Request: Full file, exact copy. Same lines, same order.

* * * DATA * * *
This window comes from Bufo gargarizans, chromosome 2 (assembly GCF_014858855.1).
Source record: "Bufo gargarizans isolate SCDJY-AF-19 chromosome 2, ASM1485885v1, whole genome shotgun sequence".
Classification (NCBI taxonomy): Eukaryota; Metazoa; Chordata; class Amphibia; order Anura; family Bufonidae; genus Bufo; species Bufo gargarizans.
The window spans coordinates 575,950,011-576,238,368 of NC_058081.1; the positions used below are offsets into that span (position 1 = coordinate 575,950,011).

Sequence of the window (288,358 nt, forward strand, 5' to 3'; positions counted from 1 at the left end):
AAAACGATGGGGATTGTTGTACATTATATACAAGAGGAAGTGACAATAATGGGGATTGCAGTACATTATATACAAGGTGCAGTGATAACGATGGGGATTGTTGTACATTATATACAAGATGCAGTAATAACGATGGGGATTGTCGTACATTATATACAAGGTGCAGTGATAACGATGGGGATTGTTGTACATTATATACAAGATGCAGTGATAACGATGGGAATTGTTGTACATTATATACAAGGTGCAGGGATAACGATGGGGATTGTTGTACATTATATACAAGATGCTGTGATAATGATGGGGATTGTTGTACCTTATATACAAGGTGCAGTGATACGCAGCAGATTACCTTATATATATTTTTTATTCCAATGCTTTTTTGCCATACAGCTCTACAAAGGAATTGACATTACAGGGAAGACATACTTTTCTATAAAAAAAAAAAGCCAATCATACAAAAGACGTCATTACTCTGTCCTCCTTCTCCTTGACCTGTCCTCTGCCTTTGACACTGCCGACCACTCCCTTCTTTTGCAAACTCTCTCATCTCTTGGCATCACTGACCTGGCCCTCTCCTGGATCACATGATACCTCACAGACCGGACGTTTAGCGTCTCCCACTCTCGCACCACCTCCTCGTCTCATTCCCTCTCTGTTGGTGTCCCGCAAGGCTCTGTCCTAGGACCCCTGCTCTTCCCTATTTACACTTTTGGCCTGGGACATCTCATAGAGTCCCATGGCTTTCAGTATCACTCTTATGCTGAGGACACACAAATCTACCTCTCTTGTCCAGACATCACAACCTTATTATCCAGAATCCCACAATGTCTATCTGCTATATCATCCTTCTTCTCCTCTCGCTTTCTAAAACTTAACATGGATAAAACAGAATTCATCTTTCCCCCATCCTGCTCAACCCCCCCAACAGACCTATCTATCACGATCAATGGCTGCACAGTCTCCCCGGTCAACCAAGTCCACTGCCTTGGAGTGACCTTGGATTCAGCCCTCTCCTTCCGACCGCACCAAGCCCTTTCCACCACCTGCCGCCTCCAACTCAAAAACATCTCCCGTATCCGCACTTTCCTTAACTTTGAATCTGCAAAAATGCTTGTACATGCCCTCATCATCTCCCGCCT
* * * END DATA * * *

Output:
This window comes from Bufo gargarizans, chromosome 2 (assembly GCF_014858855.1).
Source record: "Bufo gargarizans isolate SCDJY-AF-19 chromosome 2, ASM1485885v1, whole genome shotgun sequence".
Classification (NCBI taxonomy): Eukaryota; Metazoa; Chordata; class Amphibia; order Anura; family Bufonidae; genus Bufo; species Bufo gargarizans.
The window spans coordinates 575,950,011-576,238,368 of NC_058081.1; the positions used below are offsets into that span (position 1 = coordinate 575,950,011).

Sequence of the window (288,358 nt, forward strand, 5' to 3'; positions counted from 1 at the left end):
AAAACGATGGGGATTGTTGTACATTATATACAAGAGGAAGTGACAATAATGGGGATTGCAGTACATTATATACAAGGTGCAGTGATAACGATGGGGATTGTTGTACATTATATACAAGATGCAGTAATAACGATGGGGATTGTCGTACATTATATACAAGGTGCAGTGATAACGATGGGGATTGTTGTACATTATATACAAGATGCAGTGATAACGATGGGAATTGTTGTACATTATATACAAGGTGCAGGGATAACGATGGGGATTGTTGTACATTATATACAAGATGCTGTGATAATGATGGGGATTGTTGTACCTTATATACAAGGTGCAGTGATACGCAGCAGATTACCTTATATATATTTTTTATTCCAATGCTTTTTTGCCATACAGCTCTACAAAGGAATTGACATTACAGGGAAGACATACTTTTCTATAAAAAAAAAAAGCCAATCATACAAAAGACGTCATTACTCTGTCCTCCTTCTCCTTGACCTGTCCTCTGCCTTTGACACTGCCGACCACTCCCTTCTTTTGCAAACTCTCTCATCTCTTGGCATCACTGACCTGGCCCTCTCCTGGATCACATGATACCTCACAGACCGGACGTTTAGCGTCTCCCACTCTCGCACCACCTCCTCGTCTCATTCCCTCTCTGTTGGTGTCCCGCAAGGCTCTGTCCTAGGACCCCTGCTCTTCCCTATTTACACTTTTGGCCTGGGACATCTCATAGAGTCCCATGGCTTTCAGTATCACTCTTATGCTGAGGACACACAAATCTACCTCTCTTGTCCAGACATCACAACCTTATTATCCAGAATCCCACAATGTCTATCTGCTATATCATCCTTCTTCTCCTCTCGCTTTCTAAAACTTAACATGGATAAAACAGAATTCATCTTTCCCCCATCCTGCTCAACCCCCCCAACAGACCTATCTATCACGATCAATGGCTGCACAGTCTCCCCGGTCAACCAAGTCCACTGCCTTGGAGTGACCTTGGATTCAGCCCTCTCCTTCCGACCGCACCAAGCCCTTTCCACCACCTGCCGCCTCCAACTCAAAAACATCTCCCGTATCCGCACTTTCCTTAACTTTGAATCTGCAAAAATGCTTGTACATGCCCTCATCATCTCCCGCCT